May 2006
Volume 47, Issue 13
ARVO Annual Meeting Abstract  |   May 2006
Expression of Caveolin–1 in Murine Ocular Lens and Primary Lens Epithelial Cells: Role in SPARC Endocytosis?
Author Affiliations & Notes
  • N.R. Perdue
    Benaroya Research Institute at Virginia Mason, Seattle, WA
  • L. Cheng
    Benaroya Research Institute at Virginia Mason, Seattle, WA
  • Q. Yan
    Benaroya Research Institute at Virginia Mason, Seattle, WA
    Departments of Biological Structure & Ophthalmology, University of Washington, School of Medicine, Seattle, WA
  • Footnotes
    Commercial Relationships  N.R. Perdue, None; L. Cheng, None; Q. Yan, None.
  • Footnotes
    Support  NIH Grant EY14150
Investigative Ophthalmology & Visual Science May 2006, Vol.47, 4101. doi:
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      N.R. Perdue, L. Cheng, Q. Yan; Expression of Caveolin–1 in Murine Ocular Lens and Primary Lens Epithelial Cells: Role in SPARC Endocytosis? . Invest. Ophthalmol. Vis. Sci. 2006;47(13):4101.

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      © ARVO (1962-2015); The Authors (2016-present)

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Purpose: : SPARC, an important matricellular protein in mammalian lens, was internalized by lens epithelium and cultured lens epithelial cells (LEC) in vitro. Caveolae–mediated endocytosis is an important endocytic pathway for the entry of macromolecules into cells. Caveolae have recently been implicated in organizing the cell’s signal transduction pathways and can play an important role in cell function. Caveolin–1 is the major coat protein of caveolae. Our goal is to characterize the expression of caveolin–1 in epithelial and fiber cells of the murine ocular lens and the cultured murine LEC, and to determine whether caveolae are involved in SPARC endocytosis.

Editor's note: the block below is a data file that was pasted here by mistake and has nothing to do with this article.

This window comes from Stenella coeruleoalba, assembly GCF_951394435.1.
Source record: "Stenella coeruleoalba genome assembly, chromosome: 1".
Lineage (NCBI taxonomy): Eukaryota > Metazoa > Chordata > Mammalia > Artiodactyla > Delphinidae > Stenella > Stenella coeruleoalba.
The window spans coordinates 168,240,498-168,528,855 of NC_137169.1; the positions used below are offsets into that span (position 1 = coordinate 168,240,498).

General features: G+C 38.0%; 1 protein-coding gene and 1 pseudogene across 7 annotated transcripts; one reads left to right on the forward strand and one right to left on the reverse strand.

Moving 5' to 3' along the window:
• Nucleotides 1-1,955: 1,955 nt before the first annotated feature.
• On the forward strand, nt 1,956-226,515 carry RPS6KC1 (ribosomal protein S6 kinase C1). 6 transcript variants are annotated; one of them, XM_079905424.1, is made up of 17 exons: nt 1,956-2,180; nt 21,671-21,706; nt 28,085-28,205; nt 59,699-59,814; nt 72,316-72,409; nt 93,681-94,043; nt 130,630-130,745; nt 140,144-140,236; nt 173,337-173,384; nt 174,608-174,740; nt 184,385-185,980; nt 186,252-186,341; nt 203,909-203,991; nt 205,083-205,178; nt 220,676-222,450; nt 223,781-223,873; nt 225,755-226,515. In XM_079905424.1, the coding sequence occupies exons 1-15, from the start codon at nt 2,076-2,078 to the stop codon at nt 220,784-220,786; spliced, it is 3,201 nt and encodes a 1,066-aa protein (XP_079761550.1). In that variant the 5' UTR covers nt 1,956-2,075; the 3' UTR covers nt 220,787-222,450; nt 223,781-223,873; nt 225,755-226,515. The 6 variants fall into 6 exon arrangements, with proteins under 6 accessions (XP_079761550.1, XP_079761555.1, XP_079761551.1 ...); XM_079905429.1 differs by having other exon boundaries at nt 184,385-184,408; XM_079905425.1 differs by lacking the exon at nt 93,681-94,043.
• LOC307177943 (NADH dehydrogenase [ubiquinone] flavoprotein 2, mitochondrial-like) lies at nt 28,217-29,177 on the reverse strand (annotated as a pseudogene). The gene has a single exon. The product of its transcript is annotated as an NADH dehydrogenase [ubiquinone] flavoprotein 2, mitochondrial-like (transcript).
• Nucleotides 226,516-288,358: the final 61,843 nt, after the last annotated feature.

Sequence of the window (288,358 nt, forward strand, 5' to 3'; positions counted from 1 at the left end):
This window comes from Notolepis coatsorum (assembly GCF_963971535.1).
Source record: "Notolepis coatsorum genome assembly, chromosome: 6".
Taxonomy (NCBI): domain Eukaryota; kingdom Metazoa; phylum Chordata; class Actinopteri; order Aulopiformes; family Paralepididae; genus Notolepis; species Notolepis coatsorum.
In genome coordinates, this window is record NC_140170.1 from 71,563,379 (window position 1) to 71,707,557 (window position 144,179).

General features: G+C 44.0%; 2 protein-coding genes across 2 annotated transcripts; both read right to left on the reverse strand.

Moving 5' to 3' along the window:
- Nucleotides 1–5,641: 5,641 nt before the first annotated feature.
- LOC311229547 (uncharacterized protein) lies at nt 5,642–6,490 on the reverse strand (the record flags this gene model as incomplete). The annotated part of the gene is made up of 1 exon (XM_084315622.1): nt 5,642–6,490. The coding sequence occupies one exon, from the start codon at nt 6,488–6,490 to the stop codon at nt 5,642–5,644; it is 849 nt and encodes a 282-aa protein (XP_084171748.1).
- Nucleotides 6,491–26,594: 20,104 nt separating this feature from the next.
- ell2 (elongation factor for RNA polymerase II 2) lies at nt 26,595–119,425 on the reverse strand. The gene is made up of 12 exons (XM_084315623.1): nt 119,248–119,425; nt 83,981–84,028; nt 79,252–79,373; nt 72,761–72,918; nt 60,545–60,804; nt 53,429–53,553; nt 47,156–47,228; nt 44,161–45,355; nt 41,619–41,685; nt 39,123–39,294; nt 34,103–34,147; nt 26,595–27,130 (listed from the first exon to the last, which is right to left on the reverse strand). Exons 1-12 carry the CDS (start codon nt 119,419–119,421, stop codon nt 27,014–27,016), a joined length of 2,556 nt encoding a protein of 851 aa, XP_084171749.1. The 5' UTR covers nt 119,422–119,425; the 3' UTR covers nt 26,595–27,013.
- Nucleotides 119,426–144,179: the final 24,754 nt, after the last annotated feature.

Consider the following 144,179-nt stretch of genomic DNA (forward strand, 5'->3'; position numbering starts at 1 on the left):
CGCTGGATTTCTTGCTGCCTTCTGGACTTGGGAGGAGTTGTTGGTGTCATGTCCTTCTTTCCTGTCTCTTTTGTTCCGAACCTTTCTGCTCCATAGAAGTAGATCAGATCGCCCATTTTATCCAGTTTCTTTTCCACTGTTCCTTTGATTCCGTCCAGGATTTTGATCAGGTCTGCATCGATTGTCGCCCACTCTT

Methods: : Eyes from C57BL6/129SVJ wt and SPARC–null mice (1–4 month–old) were prepared for paraffin sections and frozen sections. LEC were cultured from wt and SPARC–null 1–2 month–old mice. The distribution of caveolin–1 in murine lens and cultured LEC was analyzed by immunohistochemistry and immunoblotting with antibodies against caveolin–1. Transcript level of caveolin–1 was determined by RT–PCR. SPARC endocytosis was examined in the presence and absence of the caveolae–inhibiting drug filipin.

Results: : Of all 1–4 month–old wt and SPARC–null lenses examined, caveolin–1 expression was undetectable in lens epithelium and lens fibers by immunohistochemistry. Western blotting with antibody against caveolin–1 confirmed this observation. Furthermore, RT–PCR analysis showed that lens epithelium or lens fiber cells expressed very low levels of caveolin–1 mRNA. In contrast, primary LEC and LEC at later passages expressed abundant caveolin–1 at both the mRNA and protein levels. Exogenous SPARC protein was efficiently internalized into wt or null LEC after 15 min incubation at 37C. Pretreatment of LEC with cholesterol depletion agent filipin did not affect uptake of SPARC by LEC.

Conclusions: : Caveolin–1 was not detected in murine lens epithelium and lens fiber cells. Caveolin–1 expression was abundant in cultured LEC. SPARC endocytosis by LEC appears to be mediated via a caveolae–independent endocytic pathway.

Keywords: extracellular matrix • gene/expression • cell membrane/membrane specializations 

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